Dimebag wrote: ↑Sat Nov 09, 2019 4:16 am
bahman wrote: ↑Fri Nov 08, 2019 3:48 pm
That doesn't make any sense to me: How something which is byprodcut of matter movement could itself give a task to matter? In materialism the process of motion of matter is blind. There is no experience when something is moving.
How do you view consciousness? Is it an epiphenomenal byproduct of the mind? If that’s the case, of course you view consciousness existing at the END of a causal chain, not as part OF the causal chain of human awareness and action selection. You thereby specify that consciousness has no function, and is then a useless byproduct, which of course is ridiculous. It obviously serves a purpose, otherwise we wouldn’t have it.
You also imagine that consciousness is something apart from the operation of the brain, and so have removed its potency and usefulness. Let us observe. When you are not paying attention to something, your potential for behaviour acting on that thing in question is limited, likely to some specific prelearned task, which no longer requires awareness to achieve a desired result. This is because the sensory and motor pathways have become that systematised that all possible outcomes have been accounted for, nothing unexpected will happen when performing that task, and so attention directs your awareness to more pertinent tasks, like daydreaming about what to have for lunch, or thinking about how consciousness works, or worrying about some meaningless silly thing which contains a higher degree of uncertainty.
There is still a low level of attention paid to the task being performed, monitoring the task, and flagging anything abnormal which will then direct the attention towards the anomaly, for further inspection. If I am, for instance, wiping the dishes, not paying attention, simply following set routines of wiping motions with the dishcloth to remove excess moisture from the dishes, and all of a sudden, something unexpected enters this lower level of perceptual monitoring, then this will direct my attention, my focus of vision, onto the anomaly in question, a piece of food which hasn’t been cleaned yet, and so the awareness determines that there is someone responsible for this anomaly, the dishwasher, and they must be notified of the issue, and so a novel verbal utterance is instantiated which will resolve the issue.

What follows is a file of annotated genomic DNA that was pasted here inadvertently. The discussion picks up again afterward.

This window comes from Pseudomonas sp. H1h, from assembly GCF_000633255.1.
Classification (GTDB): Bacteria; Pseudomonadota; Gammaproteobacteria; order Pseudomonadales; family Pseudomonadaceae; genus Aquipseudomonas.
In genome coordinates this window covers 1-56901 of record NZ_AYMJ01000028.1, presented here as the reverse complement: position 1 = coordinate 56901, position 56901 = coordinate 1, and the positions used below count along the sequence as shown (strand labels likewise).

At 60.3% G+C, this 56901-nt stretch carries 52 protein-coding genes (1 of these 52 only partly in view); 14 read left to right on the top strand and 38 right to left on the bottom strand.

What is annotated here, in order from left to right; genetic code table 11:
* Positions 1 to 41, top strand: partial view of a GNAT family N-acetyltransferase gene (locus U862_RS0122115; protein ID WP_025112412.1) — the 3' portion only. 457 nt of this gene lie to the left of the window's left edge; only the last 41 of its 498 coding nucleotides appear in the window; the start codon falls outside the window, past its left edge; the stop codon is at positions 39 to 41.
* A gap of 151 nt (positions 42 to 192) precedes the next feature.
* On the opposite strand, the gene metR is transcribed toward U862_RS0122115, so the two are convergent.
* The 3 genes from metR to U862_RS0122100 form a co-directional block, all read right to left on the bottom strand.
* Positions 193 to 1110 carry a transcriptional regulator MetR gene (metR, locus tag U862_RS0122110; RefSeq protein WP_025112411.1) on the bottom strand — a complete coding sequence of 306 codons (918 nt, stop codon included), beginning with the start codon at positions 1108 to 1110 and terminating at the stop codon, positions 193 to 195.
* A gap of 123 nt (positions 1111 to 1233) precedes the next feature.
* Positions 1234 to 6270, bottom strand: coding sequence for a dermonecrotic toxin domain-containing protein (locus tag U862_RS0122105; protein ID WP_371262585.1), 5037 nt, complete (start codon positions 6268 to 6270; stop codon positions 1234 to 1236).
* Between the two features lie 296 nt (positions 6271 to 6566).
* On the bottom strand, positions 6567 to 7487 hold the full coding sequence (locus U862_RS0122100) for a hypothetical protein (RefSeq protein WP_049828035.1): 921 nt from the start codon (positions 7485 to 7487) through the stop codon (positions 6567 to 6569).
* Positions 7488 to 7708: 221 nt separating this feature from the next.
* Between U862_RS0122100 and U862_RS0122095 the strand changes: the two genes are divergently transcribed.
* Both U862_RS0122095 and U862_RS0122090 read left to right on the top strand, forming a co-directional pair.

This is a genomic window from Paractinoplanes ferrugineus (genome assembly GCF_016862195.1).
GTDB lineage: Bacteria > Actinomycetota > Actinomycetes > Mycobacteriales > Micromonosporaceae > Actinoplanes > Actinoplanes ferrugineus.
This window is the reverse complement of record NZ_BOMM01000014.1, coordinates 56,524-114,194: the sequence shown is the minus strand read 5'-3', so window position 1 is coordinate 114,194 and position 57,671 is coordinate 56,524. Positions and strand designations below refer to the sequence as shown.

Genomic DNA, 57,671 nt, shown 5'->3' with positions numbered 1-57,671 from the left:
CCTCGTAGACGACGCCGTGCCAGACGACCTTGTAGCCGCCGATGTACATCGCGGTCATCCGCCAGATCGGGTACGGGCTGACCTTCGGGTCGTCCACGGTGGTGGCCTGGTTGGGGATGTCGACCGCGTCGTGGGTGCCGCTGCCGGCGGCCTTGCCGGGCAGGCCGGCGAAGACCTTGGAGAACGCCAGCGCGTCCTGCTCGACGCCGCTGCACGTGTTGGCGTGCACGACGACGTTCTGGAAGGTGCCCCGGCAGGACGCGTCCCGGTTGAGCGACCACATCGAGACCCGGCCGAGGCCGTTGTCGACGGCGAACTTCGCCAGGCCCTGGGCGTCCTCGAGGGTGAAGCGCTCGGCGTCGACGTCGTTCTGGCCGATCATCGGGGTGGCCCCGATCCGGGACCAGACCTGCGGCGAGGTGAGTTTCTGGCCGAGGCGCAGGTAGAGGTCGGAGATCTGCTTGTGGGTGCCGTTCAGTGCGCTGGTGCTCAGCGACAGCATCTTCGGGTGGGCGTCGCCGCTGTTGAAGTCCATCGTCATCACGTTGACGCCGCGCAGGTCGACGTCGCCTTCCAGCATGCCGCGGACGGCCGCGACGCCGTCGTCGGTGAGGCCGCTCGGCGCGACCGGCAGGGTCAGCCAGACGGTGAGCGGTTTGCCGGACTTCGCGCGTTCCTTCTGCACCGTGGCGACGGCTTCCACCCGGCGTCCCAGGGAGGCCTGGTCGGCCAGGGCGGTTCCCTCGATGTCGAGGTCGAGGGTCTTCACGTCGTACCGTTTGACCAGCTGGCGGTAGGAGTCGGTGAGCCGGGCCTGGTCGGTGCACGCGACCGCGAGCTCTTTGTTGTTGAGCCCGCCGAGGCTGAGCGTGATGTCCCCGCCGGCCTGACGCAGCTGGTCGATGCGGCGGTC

The awareness is basically the space in which issues are resolved and delegations to other sensory motor areas are tasked, based on previous understandings of routine and rules. If no existing rule or routine exists based on the detected anomaly, awareness then needs to recruit further abstract problem solving centres, and liaises with the various areas required for action, like a director or middle man.
So the system consists of:
Perceptual sensory modalities, operating with minimal attention, flagging issues where necessary as they interact with prelearned behaviour patterns, guiding those actions and providing sensory feedback to allow the motor areas to perform the correct actions. This involves an experiential consciousness, but which does not engage with awareness and so short term memory of these perceptions is very minimal, unless awareness is directed towards such an anomaly.
These lower level perceptions still produce a phenomenal consciousness, as this acts as the trigger or flag for which awareness is directed via attention mechanisms, which themselves exist outside of awareness, they simply pass information back and forth between the senses, awareness, and the motor cortex.
Awareness is a system or layer which exists on top of these lower perceptual and attentional layers, which serves as a space to assemble complex actions which aren’t part of existing learned behaviours. This system directs behaviours and, as those behaviours are repeated, stronger connections are formed between the systems in question, and learning occurs, which removes the need for awareness’ resources to be used to monitor those behaviours.